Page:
global overview

A World perspective on daytime cloudiness

Mean climatological features

We have used available 5 km pixel imagery from the two daytime MODIS satellite observations to develop cloud climatologies at 1030 and 1330 local time.  These are shown in Fig 1a-b.

Averaging the two times together gives a good perspective of the cloudiness around mid-day (Fig 1c).  There are many interesting aspects shown in these averages.

ITCZ, subtropical highs, continentality, ice features

Seasonality of cloudiness

One can divide the annual mean into 6-monthly means, reflecting the boreal summer (May-Oct) and boreal winter (Nov-Apr) period.  These averages (Fig 2) composed of months that are displaced with respect to the shortest and longest days to reflect the seasonal lag of the ocean temperatures – which are about 2 months lagged with respect to the solar heating maximum (June 21 approx) and minimum (Dec 21 approx).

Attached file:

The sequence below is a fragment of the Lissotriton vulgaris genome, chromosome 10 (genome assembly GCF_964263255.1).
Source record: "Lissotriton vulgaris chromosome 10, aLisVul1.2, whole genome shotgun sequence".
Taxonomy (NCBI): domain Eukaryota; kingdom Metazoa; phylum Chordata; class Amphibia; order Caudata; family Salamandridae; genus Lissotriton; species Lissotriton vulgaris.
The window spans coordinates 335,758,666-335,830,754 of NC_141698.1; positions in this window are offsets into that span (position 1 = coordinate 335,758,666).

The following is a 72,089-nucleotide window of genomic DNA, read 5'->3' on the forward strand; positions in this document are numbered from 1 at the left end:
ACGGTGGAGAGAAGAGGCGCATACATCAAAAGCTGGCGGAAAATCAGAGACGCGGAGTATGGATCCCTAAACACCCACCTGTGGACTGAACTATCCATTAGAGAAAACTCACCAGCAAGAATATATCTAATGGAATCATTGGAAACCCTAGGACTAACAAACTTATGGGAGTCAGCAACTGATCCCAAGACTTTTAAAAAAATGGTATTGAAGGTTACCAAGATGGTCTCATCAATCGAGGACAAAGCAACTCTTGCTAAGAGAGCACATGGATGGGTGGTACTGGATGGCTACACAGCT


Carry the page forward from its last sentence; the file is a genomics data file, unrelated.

The semiannual climatologies are simplifications to be sure – one can produce monthly climatologies (Wilson and Jetz 2016) that can provide more insight into local climatologies.  But as a first pass, the semiannual climatologies can help one understand the importance of seasonality in different parts of the world.